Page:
When I was in grad school I asked a mathematician friend of mine how the real math insiders stay current. It was just inconceivable to me that they would sit at home and plow through giant stacks of the latest journals. He told me the secret: it was all done with preprints and word-of-mouth recommendations from a small network of trusted friends. Nobody read anything that hadn’t already been vetted by a buddy.
That’s all well and good, but how do you find those high-quality recommendations? That’s exactly the problem that web technologies can solve, first with blogs and feed readers, and more recently with Twitter.
I am an avid feed reader. I spend a significant chunk of time every day with Google Reader. It’s my preferred way to kill time. It’s hard to believe this now, but there was a time when the big problem with surfing the net was “where do you start?” Now if you’re not finding really interesting stuff within minutes of sitting down at the computer, you’re just not trying.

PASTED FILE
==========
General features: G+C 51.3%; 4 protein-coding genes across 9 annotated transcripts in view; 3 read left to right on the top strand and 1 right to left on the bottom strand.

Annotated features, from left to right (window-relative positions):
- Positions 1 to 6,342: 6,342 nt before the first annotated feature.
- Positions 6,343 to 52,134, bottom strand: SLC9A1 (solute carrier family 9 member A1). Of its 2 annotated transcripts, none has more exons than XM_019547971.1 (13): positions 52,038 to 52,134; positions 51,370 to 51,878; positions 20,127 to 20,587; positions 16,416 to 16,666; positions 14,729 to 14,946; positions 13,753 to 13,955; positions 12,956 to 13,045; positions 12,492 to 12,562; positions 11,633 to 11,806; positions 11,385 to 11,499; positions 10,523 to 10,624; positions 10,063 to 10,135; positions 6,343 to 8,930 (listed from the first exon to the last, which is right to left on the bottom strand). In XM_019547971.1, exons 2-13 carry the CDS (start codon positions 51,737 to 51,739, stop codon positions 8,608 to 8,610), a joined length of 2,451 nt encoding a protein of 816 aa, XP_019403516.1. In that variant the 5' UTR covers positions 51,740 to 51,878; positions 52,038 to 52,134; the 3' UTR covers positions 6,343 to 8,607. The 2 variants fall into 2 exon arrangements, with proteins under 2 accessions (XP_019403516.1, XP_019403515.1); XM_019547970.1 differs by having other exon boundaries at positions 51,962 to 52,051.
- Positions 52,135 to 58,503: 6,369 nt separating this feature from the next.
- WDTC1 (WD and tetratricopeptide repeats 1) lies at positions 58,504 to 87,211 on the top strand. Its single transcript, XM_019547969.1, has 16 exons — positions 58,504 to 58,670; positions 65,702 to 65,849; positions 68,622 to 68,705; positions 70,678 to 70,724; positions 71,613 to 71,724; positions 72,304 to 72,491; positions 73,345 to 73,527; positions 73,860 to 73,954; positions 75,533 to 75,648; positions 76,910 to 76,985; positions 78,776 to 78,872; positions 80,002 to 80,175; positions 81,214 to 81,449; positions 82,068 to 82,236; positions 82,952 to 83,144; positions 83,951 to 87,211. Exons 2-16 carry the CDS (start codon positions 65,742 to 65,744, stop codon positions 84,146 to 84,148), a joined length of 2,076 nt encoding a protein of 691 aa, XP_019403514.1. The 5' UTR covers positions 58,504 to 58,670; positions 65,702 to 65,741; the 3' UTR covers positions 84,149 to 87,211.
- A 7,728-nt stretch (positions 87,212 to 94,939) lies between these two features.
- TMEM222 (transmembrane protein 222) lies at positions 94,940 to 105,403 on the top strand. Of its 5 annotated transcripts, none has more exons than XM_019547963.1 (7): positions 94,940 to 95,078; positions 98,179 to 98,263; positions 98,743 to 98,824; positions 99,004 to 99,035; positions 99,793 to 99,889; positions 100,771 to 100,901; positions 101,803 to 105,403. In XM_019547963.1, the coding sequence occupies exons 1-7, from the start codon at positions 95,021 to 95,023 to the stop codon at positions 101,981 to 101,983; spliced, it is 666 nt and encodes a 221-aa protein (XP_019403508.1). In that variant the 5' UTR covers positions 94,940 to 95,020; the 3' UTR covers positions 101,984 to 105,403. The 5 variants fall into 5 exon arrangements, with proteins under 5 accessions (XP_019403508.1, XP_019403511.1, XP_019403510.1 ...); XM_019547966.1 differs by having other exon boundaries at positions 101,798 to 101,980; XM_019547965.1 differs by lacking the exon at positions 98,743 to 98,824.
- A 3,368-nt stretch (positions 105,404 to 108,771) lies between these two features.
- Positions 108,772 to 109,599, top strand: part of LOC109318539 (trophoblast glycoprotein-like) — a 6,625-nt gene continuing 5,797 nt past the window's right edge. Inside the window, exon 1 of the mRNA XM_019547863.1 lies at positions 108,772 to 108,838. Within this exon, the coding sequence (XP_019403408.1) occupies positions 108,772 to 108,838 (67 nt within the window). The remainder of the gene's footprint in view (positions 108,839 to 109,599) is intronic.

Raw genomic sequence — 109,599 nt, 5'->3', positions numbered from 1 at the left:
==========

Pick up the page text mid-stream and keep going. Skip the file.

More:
In fact, as everyone now knows, the problem is just the opposite. Too much informational richness all the time. Sturgeon’s Law says ninety percent of everything is crud. The Feedreader’s Corollary is that you never have to see any of it… unless that’s your idea of a good time. You can eat quality information 24 hours a day. Sometimes I worry that there must be some kind of psychic gout that corresponds to the ills of gluttony on rich food.
By way of managing with this embarrassment of riches, it has become popular to write about how you cope. Recently my friend Dan forwarded a useful note on how to manage inbound information: Feed Reader Down, Reading Up. The author, Connie Reece, describes how she has run up against the curve of diminishing returns with feeds. Now she relies more on Twitter and a tightly bound community of like-minded people. She also likes to use Instapaper, a nifty little application that was news to me.
I still like reading my feeds, but I’m trying out Instapaper and Twitter. Here’s my Twitter page. I’ve heard it said that Twitter is an acquired taste. It’s taken me some time to come around, but it’s starting to win me over.